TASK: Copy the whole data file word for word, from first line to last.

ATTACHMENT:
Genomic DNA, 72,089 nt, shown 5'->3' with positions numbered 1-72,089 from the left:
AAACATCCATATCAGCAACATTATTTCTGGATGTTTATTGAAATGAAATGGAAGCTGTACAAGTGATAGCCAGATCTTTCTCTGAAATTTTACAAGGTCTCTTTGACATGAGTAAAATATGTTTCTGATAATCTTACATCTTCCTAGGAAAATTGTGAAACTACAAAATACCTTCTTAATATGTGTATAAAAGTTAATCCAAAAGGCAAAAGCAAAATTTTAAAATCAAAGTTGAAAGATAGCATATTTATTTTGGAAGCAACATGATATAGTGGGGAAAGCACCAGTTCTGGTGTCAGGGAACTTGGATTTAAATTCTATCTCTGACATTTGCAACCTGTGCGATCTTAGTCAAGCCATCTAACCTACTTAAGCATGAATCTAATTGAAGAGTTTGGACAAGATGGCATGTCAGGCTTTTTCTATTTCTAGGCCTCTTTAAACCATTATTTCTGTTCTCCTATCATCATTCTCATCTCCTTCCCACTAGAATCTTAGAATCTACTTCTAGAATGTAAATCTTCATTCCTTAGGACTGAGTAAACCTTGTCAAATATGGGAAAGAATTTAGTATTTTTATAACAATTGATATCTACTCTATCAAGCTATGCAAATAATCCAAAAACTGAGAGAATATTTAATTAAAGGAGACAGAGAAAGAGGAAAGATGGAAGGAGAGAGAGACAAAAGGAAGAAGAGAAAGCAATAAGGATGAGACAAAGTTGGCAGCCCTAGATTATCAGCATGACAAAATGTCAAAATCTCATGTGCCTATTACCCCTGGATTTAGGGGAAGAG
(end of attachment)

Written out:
Genomic DNA, 72,089 nt, shown 5'->3' with positions numbered 1-72,089 from the left:
AAACATCCATATCAGCAACATTATTTCTGGATGTTTATTGAAATGAAATGGAAGCTGTACAAGTGATAGCCAGATCTTTCTCTGAAATTTTACAAGGTCTCTTTGACATGAGTAAAATATGTTTCTGATAATCTTACATCTTCCTAGGAAAATTGTGAAACTACAAAATACCTTCTTAATATGTGTATAAAAGTTAATCCAAAAGGCAAAAGCAAAATTTTAAAATCAAAGTTGAAAGATAGCATATTTATTTTGGAAGCAACATGATATAGTGGGGAAAGCACCAGTTCTGGTGTCAGGGAACTTGGATTTAAATTCTATCTCTGACATTTGCAACCTGTGCGATCTTAGTCAAGCCATCTAACCTACTTAAGCATGAATCTAATTGAAGAGTTTGGACAAGATGGCATGTCAGGCTTTTTCTATTTCTAGGCCTCTTTAAACCATTATTTCTGTTCTCCTATCATCATTCTCATCTCCTTCCCACTAGAATCTTAGAATCTACTTCTAGAATGTAAATCTTCATTCCTTAGGACTGAGTAAACCTTGTCAAATATGGGAAAGAATTTAGTATTTTTATAACAATTGATATCTACTCTATCAAGCTATGCAAATAATCCAAAAACTGAGAGAATATTTAATTAAAGGAGACAGAGAAAGAGGAAAGATGGAAGGAGAGAGAGACAAAAGGAAGAAGAGAAAGCAATAAGGATGAGACAAAGTTGGCAGCCCTAGATTATCAGCATGACAAAATGTCAAAATCTCATGTGCCTATTACCCCTGGATTTAGGGGAAGAG